“But my emails,” Clinton posted Thursday on Twitter, echoing the phrase that her supporters have sarcastically used to mock what they see as Republicans’ obsession with her use of a private email server while secretary of state.
In his report released Thursday, Inspector General Michael Horowitz rebuked Comey for violating longstanding tradition and usurping the attorney general’s authority when he announced in July 2016 that Clinton would not face charges because there was no “clear evidence” that she “intended to violate” the law. But, Comey said, Clinton was “extremely careless” in her “handling of very sensitive, highly classified information,” and the FBI found some classified information on her private email system.
“None of these e-mails should have been on any kind of unclassified system,” Comey said at the time.
J. Scott Applewhite/AP, FILEThen-FBI Director James Comey testifies before the House Oversight Committee to discuss Hillary Clinton’s email investigation, at the Capitol in Washington, July 7, 2016.
Meanwhile, Horowitz’s report released Thursday said: “We identified numerous instances in which Comey used a personal email account to conduct unclassified FBI business. We found that, given the absence of exigent circumstances and the frequency with which the use of personal email occurred, Comey’s use of a personal email account for unclassified FBI business to be inconsistent with Department policy.”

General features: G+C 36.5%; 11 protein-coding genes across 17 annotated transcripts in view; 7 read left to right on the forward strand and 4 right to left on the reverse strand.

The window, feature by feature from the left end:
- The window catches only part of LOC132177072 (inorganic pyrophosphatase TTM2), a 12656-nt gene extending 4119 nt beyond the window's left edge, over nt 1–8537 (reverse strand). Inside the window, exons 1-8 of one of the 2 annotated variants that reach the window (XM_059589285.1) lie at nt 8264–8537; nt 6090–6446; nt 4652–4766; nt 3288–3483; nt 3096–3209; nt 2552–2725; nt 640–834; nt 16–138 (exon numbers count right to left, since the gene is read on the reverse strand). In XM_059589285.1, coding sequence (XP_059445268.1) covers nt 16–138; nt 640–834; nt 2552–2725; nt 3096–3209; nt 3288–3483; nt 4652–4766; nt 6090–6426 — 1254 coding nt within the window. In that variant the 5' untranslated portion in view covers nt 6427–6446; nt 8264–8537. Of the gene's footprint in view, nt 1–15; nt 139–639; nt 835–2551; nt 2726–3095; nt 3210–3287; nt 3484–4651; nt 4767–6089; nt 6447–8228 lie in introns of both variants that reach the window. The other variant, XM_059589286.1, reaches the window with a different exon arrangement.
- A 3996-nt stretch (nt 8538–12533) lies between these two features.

In addition to Clinton herself, her top spokesman on the 2016 campaign trail, Brian Fallon, took aim at Comey for the inspector general’s finding.
“Comey did an oped to prebut the IG report. But he neglects to mention or explain the IG’s finding that Comey himself used personal email for official business,” Fallon posted to Twitter on Thursday.
Nevertheless, the inspector general found that Peter Strzok, the senior FBI agent managing the Clinton email case, also “used his personal email accounts for official government business on several occasions.”
In one case, Strzok forwarded himself information “that appears to have been under seal at the time,” said Horowitz’s report. The matter has now been referred to the FBI to determine whether Strzok violated FBI or Justice Department policies, Horowitz said.
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